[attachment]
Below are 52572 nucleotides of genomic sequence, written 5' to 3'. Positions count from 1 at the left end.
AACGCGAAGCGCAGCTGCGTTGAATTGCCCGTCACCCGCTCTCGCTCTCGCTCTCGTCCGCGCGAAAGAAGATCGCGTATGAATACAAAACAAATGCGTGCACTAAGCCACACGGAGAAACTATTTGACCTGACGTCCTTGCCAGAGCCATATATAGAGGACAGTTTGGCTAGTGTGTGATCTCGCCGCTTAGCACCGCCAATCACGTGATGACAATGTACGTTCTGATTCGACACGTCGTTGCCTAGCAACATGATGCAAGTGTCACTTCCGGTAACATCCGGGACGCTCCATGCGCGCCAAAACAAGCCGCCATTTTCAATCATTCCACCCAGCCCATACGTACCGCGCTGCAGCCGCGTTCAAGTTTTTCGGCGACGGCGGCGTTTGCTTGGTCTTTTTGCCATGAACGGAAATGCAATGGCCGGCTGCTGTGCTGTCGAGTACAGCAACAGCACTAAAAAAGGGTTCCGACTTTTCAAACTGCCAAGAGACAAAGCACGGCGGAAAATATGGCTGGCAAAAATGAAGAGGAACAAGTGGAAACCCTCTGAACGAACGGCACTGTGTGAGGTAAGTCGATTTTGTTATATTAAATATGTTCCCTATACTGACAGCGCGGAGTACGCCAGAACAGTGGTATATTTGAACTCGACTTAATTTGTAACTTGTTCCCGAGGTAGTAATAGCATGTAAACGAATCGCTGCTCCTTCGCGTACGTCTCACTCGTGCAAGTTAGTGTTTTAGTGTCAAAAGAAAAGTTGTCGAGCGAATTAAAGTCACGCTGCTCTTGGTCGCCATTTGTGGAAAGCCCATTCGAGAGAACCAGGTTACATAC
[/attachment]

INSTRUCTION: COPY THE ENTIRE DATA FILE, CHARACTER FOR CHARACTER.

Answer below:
Below are 52572 nucleotides of genomic sequence, written 5' to 3'. Positions count from 1 at the left end.
AACGCGAAGCGCAGCTGCGTTGAATTGCCCGTCACCCGCTCTCGCTCTCGCTCTCGTCCGCGCGAAAGAAGATCGCGTATGAATACAAAACAAATGCGTGCACTAAGCCACACGGAGAAACTATTTGACCTGACGTCCTTGCCAGAGCCATATATAGAGGACAGTTTGGCTAGTGTGTGATCTCGCCGCTTAGCACCGCCAATCACGTGATGACAATGTACGTTCTGATTCGACACGTCGTTGCCTAGCAACATGATGCAAGTGTCACTTCCGGTAACATCCGGGACGCTCCATGCGCGCCAAAACAAGCCGCCATTTTCAATCATTCCACCCAGCCCATACGTACCGCGCTGCAGCCGCGTTCAAGTTTTTCGGCGACGGCGGCGTTTGCTTGGTCTTTTTGCCATGAACGGAAATGCAATGGCCGGCTGCTGTGCTGTCGAGTACAGCAACAGCACTAAAAAAGGGTTCCGACTTTTCAAACTGCCAAGAGACAAAGCACGGCGGAAAATATGGCTGGCAAAAATGAAGAGGAACAAGTGGAAACCCTCTGAACGAACGGCACTGTGTGAGGTAAGTCGATTTTGTTATATTAAATATGTTCCCTATACTGACAGCGCGGAGTACGCCAGAACAGTGGTATATTTGAACTCGACTTAATTTGTAACTTGTTCCCGAGGTAGTAATAGCATGTAAACGAATCGCTGCTCCTTCGCGTACGTCTCACTCGTGCAAGTTAGTGTTTTAGTGTCAAAAGAAAAGTTGTCGAGCGAATTAAAGTCACGCTGCTCTTGGTCGCCATTTGTGGAAAGCCCATTCGAGAGAACCAGGTTACATAC